BTW, a quote for you, “My riches consist not in the extent of my possessions, but in the fewness of my wants.”
    –Joseph Brotherton, British politician and minister

    • Anonymous says

      Good point. Definitely wouldn’t get drunk in another country unless I’m with people I know and definitely wouldn’t spend $12 per drink to do it.

      Thanks for keeping it real with the quote, too.

  3. AdaptuJenna says

    I definitely tend to enjoy my time while on vacation and avoid spending money at chain restaurants. When traveling internationally some people try and play it safe and eat at Americanize food places. I try to see what else is around.

    • Anonymous says

      I’ve definitely noticed that, too, Jenna. I’ve never really understood that one, and it makes me wonder why they’re traveling in the first place. Food is definitely one of the attractions for me.

  4. Captaindoreen says

    I tend to use the “splurge” excuse when I start out, but definetely prefer an incredible, special dinner over grabbing anything for food all day from street vendors and fast food cafes.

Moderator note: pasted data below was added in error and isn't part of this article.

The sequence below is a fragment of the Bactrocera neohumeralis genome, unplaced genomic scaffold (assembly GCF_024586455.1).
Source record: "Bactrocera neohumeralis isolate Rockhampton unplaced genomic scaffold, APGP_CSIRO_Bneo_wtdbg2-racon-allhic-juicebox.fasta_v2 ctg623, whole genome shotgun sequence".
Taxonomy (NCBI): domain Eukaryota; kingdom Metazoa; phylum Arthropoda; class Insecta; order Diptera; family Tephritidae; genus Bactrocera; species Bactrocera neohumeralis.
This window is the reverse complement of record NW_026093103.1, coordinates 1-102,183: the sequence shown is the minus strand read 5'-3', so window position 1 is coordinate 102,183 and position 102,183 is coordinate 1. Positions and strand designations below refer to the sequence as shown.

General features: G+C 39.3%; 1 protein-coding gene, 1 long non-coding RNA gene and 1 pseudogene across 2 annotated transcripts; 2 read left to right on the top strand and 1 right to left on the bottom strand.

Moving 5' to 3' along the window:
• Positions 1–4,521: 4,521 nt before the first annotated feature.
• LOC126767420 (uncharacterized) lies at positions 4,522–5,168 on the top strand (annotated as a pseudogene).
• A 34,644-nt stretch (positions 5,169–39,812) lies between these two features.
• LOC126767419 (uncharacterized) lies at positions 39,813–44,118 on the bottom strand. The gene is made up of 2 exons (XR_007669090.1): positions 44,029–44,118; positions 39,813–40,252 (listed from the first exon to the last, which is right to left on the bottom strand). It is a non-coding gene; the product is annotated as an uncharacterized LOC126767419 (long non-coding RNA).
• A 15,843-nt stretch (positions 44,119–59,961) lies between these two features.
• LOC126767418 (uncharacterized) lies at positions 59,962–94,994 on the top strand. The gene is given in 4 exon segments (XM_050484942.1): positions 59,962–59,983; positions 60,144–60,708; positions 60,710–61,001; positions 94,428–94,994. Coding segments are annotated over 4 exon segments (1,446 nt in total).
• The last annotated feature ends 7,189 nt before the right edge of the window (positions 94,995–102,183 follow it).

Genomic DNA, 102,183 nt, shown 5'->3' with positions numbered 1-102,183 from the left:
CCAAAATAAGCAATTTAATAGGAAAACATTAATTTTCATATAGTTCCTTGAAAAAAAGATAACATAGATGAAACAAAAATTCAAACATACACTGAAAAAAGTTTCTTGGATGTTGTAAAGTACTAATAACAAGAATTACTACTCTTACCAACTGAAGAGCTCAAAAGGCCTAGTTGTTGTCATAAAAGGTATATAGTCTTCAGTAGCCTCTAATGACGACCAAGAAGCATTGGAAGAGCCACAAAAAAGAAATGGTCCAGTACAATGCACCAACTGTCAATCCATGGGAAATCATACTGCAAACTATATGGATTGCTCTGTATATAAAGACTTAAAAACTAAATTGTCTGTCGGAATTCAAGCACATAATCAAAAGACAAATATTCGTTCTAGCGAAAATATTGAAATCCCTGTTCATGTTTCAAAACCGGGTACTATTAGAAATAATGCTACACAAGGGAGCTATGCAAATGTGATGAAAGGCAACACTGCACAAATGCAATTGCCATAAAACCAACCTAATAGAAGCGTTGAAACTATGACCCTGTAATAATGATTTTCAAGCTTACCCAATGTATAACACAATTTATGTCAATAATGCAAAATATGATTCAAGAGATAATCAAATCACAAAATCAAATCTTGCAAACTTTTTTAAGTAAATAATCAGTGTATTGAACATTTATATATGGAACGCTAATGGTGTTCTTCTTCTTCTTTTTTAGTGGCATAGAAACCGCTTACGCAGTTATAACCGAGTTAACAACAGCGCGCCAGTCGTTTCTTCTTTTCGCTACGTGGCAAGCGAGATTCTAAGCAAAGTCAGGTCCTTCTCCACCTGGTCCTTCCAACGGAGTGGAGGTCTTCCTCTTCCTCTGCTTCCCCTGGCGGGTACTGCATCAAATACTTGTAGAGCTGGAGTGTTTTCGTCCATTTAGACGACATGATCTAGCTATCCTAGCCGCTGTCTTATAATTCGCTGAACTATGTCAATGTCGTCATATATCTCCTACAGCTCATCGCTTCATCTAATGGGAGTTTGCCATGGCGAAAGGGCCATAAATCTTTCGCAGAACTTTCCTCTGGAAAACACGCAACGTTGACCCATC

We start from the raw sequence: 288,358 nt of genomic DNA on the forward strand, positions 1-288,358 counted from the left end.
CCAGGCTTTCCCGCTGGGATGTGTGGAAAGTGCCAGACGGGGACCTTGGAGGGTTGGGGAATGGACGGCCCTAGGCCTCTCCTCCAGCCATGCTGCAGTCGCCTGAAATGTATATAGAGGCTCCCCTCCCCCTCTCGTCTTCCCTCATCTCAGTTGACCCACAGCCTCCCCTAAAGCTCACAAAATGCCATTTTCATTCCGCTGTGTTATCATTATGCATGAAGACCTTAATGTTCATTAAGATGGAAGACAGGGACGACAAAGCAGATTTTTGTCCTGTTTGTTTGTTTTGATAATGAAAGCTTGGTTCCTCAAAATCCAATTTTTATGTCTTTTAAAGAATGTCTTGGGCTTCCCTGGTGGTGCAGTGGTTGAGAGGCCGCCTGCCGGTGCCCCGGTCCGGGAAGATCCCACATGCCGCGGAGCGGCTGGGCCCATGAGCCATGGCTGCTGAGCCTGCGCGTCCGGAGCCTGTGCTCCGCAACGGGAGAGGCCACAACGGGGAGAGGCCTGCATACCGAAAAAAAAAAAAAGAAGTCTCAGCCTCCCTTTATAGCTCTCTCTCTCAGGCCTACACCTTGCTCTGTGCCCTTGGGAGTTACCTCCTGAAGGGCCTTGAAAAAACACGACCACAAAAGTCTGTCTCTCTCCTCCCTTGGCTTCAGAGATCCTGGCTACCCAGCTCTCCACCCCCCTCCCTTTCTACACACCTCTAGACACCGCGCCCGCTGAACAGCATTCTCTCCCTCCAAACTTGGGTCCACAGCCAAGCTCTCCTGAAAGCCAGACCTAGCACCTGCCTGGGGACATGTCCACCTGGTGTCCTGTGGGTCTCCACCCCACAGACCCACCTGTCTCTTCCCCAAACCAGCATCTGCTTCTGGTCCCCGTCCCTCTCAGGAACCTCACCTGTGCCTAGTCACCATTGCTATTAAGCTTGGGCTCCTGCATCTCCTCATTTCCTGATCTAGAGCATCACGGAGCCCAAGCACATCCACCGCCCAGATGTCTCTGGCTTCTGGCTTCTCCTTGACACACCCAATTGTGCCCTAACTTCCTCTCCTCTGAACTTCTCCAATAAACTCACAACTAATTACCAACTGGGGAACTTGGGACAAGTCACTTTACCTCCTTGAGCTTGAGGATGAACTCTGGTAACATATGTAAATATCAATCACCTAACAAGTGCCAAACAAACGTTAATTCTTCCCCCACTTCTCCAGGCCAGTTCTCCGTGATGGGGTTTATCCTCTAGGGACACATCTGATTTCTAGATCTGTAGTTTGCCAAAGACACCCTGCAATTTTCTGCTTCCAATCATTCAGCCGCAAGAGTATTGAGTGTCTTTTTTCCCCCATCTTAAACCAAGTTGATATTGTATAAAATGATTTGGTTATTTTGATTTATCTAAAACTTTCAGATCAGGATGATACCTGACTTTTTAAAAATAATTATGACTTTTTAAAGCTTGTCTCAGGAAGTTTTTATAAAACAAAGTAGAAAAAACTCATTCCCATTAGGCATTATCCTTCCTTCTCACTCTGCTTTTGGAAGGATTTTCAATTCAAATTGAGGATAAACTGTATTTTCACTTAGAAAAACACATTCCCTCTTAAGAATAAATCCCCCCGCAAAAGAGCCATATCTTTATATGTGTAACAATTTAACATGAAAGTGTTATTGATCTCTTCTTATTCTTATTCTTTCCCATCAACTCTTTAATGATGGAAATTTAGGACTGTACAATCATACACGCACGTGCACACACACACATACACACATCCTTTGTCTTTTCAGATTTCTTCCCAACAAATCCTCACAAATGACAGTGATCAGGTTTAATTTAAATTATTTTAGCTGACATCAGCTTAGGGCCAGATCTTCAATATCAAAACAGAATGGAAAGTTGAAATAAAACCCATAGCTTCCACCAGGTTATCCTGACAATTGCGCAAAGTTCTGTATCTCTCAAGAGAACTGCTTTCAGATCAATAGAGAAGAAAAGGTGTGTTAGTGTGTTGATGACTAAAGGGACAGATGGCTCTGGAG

5. Im a finance guy by blog and trade! And yet, I still live it up when on vacation. I wont necessarily stay in a $1,000/night bungalow at a resort…but I wont limit myself in food, drink, and entertainment so much. You only live once, and vacations tend to be few, so this is an area I feel you need to treat yourself at times, especially when working frugally towards it all year.

    • Great points, Justin! I think it is important to make sure you have fun after working towards a vacation all year. I totally agree: spend on the things you enjoy.

  6. Wow, great to have these this type of concept, Everything has been told here, i can say there are all things which are cover up, i am planning to a trip and believe me now the dream is coming closer to the reality.